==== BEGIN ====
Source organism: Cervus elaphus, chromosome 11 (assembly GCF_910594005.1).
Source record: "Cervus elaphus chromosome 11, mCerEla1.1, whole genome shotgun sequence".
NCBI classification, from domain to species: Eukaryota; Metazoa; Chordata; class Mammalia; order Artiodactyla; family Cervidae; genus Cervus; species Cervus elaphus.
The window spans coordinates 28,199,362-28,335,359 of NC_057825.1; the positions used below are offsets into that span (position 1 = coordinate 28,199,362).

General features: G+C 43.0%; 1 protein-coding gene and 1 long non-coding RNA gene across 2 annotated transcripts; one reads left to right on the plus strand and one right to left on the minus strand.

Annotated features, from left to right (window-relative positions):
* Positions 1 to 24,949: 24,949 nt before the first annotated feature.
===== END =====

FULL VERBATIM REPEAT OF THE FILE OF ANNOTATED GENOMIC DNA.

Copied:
Source organism: Cervus elaphus, chromosome 11 (assembly GCF_910594005.1).
Source record: "Cervus elaphus chromosome 11, mCerEla1.1, whole genome shotgun sequence".
NCBI classification, from domain to species: Eukaryota; Metazoa; Chordata; class Mammalia; order Artiodactyla; family Cervidae; genus Cervus; species Cervus elaphus.
The window spans coordinates 28,199,362-28,335,359 of NC_057825.1; the positions used below are offsets into that span (position 1 = coordinate 28,199,362).

General features: G+C 43.0%; 1 protein-coding gene and 1 long non-coding RNA gene across 2 annotated transcripts; one reads left to right on the plus strand and one right to left on the minus strand.

Annotated features, from left to right (window-relative positions):
* Positions 1 to 24,949: 24,949 nt before the first annotated feature.